SYDNEY – Here’s perhaps the most disturbing thing about this week’s disclosure (CDN yesterday) that the Reserve Bank of Australia’s network has been hacked not once but twice: the hacks – which happened almost two years ago – had never been reported publicly by the bank.
That has certainly been noted by Trend Micro’s strategic markets VP Blake Sutherland, who has been visiting Australia and, with A/NZ MD Sanjay Mehta, yesterday briefed the Aussie IT media on this and other disturbing trends in the growth of APTs – security lingo for “advanced persistent threats”, or targeted attacks.
While APTs are often in the news some 99 percent go unreported, Sutherland told the reptiles of the press.
Most American states have now followed the lead of California in making such disclosures of hacking attempts mandatory, Sutherland said. But no such system has yet been introduced in Australia, despite some discussions within government.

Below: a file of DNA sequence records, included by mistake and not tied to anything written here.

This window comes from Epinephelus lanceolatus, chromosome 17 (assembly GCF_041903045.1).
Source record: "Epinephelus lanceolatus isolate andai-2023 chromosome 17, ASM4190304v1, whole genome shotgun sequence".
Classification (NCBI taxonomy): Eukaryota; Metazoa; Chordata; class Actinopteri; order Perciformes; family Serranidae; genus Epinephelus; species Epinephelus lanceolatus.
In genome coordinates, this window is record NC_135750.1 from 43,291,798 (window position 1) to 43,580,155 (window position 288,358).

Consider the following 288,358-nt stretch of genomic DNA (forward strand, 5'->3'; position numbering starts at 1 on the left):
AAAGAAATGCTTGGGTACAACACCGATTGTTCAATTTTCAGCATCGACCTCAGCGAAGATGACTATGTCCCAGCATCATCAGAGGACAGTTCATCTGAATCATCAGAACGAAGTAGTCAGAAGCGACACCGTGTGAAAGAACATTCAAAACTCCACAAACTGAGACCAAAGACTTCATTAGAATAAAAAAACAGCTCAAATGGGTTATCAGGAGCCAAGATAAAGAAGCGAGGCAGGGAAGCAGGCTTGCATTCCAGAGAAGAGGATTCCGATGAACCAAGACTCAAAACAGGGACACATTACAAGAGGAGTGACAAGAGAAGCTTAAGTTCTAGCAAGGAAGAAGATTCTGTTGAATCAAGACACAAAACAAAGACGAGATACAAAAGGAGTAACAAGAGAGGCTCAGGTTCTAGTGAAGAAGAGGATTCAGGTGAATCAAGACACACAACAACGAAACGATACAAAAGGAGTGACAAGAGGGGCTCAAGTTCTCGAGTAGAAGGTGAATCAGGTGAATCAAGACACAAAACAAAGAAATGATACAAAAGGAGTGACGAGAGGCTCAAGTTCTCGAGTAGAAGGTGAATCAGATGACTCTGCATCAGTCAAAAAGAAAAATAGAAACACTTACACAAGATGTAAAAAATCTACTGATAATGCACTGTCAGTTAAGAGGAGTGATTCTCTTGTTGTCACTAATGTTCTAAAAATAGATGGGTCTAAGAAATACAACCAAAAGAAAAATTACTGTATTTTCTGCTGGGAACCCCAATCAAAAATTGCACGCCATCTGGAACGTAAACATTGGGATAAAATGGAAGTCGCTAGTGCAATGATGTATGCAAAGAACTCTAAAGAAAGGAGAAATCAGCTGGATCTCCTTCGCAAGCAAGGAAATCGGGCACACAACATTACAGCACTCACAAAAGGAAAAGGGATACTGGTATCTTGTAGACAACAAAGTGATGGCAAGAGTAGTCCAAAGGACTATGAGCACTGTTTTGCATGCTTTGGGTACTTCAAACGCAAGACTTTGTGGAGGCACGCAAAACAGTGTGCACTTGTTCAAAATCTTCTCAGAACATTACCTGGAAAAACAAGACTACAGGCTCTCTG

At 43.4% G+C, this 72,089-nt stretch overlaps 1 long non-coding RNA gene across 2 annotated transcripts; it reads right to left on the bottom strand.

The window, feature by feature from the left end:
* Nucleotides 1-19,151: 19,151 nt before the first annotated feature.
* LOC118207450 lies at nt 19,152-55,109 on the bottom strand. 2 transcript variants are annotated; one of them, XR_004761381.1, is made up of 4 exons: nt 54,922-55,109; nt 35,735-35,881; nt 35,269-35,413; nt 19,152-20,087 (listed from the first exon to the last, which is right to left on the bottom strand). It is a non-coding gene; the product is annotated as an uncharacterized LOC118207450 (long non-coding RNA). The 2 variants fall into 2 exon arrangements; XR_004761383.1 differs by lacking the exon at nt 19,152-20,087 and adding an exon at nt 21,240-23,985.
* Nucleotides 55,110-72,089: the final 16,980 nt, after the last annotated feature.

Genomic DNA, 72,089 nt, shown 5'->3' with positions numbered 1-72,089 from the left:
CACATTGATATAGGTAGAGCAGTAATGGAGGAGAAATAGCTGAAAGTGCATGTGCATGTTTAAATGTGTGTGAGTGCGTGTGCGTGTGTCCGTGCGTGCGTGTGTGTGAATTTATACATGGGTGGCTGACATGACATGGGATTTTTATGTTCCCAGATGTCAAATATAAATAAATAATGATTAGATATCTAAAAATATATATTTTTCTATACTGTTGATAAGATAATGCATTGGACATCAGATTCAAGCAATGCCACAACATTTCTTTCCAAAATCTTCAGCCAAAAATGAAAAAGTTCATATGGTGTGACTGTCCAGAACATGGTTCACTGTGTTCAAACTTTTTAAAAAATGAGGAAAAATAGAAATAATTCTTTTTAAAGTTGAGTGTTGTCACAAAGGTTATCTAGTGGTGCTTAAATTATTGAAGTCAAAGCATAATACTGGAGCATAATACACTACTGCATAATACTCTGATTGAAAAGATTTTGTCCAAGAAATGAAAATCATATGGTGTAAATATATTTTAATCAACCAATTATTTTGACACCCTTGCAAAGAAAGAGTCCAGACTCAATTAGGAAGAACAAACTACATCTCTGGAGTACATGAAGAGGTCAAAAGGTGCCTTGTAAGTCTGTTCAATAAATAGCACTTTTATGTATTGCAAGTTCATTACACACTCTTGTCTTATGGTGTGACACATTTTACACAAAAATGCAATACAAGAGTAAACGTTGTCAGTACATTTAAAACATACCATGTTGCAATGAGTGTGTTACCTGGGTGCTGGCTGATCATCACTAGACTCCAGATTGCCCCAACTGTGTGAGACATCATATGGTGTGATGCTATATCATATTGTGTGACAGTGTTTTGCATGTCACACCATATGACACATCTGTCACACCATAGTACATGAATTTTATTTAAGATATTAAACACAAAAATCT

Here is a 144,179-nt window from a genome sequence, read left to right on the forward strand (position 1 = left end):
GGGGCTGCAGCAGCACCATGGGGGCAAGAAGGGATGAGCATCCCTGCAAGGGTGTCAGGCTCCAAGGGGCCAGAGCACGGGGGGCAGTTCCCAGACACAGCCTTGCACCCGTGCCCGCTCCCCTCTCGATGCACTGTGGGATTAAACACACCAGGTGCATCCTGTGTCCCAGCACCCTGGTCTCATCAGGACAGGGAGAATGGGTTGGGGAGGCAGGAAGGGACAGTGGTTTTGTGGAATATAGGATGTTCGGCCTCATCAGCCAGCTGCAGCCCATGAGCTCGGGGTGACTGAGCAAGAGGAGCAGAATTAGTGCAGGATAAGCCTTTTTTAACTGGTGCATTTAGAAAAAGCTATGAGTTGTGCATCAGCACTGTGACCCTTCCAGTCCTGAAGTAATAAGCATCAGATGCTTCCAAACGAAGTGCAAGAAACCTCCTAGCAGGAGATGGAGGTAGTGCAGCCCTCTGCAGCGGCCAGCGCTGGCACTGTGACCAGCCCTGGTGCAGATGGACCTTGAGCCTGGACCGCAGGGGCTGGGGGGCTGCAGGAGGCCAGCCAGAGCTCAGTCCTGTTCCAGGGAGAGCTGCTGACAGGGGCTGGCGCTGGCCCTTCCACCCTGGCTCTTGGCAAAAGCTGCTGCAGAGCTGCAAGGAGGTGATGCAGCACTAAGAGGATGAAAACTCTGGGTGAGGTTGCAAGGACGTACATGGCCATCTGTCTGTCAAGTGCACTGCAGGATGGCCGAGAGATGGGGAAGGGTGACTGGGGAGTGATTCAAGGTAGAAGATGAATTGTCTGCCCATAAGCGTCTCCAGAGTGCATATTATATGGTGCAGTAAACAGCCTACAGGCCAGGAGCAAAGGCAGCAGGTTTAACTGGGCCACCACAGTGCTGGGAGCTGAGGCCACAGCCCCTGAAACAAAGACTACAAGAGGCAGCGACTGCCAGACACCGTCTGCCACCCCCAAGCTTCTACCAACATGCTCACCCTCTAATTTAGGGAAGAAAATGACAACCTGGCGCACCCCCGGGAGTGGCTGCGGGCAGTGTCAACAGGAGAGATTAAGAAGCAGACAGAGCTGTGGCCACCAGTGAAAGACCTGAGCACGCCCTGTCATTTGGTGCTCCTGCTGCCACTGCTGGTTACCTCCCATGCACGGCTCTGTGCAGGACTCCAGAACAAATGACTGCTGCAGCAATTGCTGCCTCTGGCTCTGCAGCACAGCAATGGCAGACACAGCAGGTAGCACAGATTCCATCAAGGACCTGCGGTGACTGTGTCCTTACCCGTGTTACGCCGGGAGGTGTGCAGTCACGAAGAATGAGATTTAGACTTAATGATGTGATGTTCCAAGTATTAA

And don’t hold your breath waiting for one to arrive. James Turner, an analyst with IBRS who is specialising in this area and working on a white paper on cybercrime Down Under, told yesterday’s gathering that it’s highly unlikely a disclosure system will be introduced in this election year, and could be as much as two years away.
Meanwhile Blake Sutherland told yesterday’s gathering that malware operators are growing more sophisticated and increasingly using social engineering to establish beachheads within business networks, which they use to gather information about the organisation and its individuals.
A smart protection strategy is essential for businesses and government agencies, he said – and Trend Micro has just the thing: its new “Custom Defence” system, which is said to not only detect and analyse APTs, but also to rapidly respond with force.
Major features are “Deep Discovery”, a threat detection and analysis platform claimed to detect zero-day malware, malicious communications and attacker behaviours that are invisible to standard security defences; and the use of multiple customer-defined “sandboxes”, in which the suspect code can be safely observed and hopefully neutralised.